The Rose Bowlturf was soft and wet where UCLA players had doused coach Karl Dorrell with acooler of water last Saturday night, and the Bruins had just made theever-changing national championship picture even muddier than the groundbeneath his feet. But at the same time UCLA's 13--9 upset of No. 2 USC, whichdenied the Trojans a berth in the BCS Championship Game, made one truth clearerthan ever--that strange, unexpected things can happen when teams meetface-to-face rather than in a computer's circuitry or a voter'simagination.
For instance, a clever defensive coordinator just might devise a scheme thatenables his seemingly overmatched unit to shut down a prolific offense, as theBruins' DeWayne Walker did, blitzing USC quarterback John David Booty fromevery angle in ending the Trojans' NCAA-record streak of 63 consecutive gameswith at least 20 points. "They did a great job of changing up theirlooks," said USC wideout Dwayne Jarrett. "Their pressure affected ourtiming in the passing game." Or an unheralded quarterback just might makeenough big plays to win, as UCLA's Patrick Cowan did by, among other things,scrambling three times for 54 yards to keep a touchdown drive alive. Or asuperior team just might get caught underestimating an opponent, which seemedto be the case with the Trojans, who before stumbling against the Bruins hadbeaten three Top 25 teams in succession (Oregon, California and NotreDame).
Keep all of thatin mind on Jan. 8, when top-ranked Ohio State and new No. 2 Florida play forthe BCS title. (The Gators made the most of USC's slipup by holding offArkansas 38--28 later on Saturday in the SEC championship game.) Even if weaccept that 12--0 Ohio State has proved itself worthy of its berth, wouldFlorida have reached the championship game if it had needed to beat Michigan,Wisconsin or Louisville--all one-loss teams like the Gators--to get there? If6--5 UCLA can derail 10--1 USC, could 12--0 Boise State, ninth-ranked and theonly other unbeaten team in Division I-A, have drawn up a game plan to beat anyof those schools given the chance?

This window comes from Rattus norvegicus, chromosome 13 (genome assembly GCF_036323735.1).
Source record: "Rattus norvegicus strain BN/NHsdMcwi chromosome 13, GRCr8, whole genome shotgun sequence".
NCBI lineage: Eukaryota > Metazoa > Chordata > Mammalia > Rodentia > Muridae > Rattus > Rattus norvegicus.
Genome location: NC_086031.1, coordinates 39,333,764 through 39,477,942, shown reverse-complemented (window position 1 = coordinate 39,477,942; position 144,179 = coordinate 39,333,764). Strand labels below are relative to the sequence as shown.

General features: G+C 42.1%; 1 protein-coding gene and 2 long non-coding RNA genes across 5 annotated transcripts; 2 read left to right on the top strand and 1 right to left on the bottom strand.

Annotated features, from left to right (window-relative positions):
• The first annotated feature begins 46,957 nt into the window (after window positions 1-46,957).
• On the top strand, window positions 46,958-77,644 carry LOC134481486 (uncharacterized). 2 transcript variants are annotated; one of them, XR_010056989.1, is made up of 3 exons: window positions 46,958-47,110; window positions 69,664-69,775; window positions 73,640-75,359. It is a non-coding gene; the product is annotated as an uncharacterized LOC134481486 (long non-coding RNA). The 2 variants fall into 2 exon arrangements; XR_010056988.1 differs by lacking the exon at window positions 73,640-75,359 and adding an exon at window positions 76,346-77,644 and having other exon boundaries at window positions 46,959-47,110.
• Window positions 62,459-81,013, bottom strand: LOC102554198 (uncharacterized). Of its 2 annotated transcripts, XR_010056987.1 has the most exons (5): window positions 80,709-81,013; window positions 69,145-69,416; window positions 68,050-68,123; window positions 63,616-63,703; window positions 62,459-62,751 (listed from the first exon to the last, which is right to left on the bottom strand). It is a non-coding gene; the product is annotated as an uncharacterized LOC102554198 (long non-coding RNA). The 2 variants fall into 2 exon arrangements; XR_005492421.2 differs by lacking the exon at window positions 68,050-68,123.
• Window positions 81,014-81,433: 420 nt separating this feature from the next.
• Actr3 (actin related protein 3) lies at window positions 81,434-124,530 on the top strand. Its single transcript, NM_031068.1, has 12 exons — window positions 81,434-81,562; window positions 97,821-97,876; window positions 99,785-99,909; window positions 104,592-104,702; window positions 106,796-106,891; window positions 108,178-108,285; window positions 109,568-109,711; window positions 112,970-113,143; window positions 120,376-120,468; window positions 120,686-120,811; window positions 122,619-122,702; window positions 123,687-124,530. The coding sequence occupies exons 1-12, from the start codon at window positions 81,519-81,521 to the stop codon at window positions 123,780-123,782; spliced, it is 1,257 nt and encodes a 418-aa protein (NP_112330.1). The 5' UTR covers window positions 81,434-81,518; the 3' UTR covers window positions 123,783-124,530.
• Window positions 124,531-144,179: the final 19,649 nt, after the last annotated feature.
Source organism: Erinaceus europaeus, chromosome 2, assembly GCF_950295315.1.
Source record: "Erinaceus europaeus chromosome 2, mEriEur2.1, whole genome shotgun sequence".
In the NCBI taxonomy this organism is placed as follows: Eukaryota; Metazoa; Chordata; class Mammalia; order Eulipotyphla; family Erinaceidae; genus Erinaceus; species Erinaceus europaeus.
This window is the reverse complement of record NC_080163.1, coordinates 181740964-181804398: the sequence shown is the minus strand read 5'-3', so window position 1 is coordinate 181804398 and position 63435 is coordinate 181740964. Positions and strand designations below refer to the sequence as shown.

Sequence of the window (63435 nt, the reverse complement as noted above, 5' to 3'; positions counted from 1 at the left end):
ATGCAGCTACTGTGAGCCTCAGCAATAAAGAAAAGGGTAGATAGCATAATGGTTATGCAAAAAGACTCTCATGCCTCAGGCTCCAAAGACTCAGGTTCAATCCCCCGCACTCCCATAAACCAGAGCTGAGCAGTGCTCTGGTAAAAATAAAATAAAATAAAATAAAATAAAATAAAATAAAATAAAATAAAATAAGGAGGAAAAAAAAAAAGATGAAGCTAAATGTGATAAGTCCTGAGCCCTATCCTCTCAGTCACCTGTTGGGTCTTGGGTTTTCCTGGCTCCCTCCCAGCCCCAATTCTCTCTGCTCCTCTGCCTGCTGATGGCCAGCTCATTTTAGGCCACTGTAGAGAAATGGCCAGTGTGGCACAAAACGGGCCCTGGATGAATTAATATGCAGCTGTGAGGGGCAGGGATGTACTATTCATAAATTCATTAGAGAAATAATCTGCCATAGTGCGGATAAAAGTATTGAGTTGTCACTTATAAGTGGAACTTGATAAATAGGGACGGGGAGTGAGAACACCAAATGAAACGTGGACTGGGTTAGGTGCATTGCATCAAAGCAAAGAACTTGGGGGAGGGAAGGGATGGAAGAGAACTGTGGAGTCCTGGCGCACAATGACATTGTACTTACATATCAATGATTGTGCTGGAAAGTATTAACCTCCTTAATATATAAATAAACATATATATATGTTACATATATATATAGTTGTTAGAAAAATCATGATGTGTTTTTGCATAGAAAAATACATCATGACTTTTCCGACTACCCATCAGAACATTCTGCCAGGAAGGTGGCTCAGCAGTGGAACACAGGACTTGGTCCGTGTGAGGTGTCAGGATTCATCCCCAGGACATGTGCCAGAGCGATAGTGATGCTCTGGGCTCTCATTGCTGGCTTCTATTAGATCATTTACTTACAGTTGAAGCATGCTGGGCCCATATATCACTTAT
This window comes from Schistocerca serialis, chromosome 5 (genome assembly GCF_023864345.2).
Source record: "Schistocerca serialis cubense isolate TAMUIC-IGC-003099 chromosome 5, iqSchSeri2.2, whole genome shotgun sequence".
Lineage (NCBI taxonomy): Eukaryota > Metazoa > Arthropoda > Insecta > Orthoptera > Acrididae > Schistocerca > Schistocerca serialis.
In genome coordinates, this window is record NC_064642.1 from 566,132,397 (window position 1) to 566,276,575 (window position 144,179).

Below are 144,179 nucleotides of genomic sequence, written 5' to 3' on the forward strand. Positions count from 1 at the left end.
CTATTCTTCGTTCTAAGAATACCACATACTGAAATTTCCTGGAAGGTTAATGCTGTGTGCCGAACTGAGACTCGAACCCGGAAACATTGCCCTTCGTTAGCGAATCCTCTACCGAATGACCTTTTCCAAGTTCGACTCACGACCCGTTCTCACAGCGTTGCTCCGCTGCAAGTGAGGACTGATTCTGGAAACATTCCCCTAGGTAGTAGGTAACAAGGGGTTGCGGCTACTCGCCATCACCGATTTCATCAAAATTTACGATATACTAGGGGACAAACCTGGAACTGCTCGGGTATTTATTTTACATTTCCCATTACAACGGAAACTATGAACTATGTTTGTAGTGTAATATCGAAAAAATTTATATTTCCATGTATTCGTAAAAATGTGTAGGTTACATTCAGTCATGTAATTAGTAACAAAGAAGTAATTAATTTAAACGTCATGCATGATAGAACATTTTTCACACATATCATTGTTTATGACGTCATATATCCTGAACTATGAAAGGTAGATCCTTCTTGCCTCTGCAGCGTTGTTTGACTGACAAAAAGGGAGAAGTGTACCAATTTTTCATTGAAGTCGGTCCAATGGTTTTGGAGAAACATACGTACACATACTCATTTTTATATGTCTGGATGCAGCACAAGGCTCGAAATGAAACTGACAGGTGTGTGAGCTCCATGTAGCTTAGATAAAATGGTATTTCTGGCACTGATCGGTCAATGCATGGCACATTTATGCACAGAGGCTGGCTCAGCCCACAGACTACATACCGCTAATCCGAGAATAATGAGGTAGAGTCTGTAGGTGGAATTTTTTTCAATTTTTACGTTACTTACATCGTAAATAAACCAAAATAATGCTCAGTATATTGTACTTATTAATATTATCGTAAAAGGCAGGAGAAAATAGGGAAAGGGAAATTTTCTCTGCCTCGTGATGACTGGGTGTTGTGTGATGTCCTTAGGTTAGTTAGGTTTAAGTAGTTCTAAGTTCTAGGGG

There are noformulas, BCS or otherwise, that can answer those questions. The answers lie inpostseason games that, sadly, will never be played. The Bowl ChampionshipSeries doesn't require the best teams to prove themselves against each other onthe field, it simply chooses a pair of applicants from a set of similarrésumés. That's fine when there are two clear-cut choices, as was the case lastyear when undefeateds USC and Texas met, but that doesn't happen often enoughto justify the process.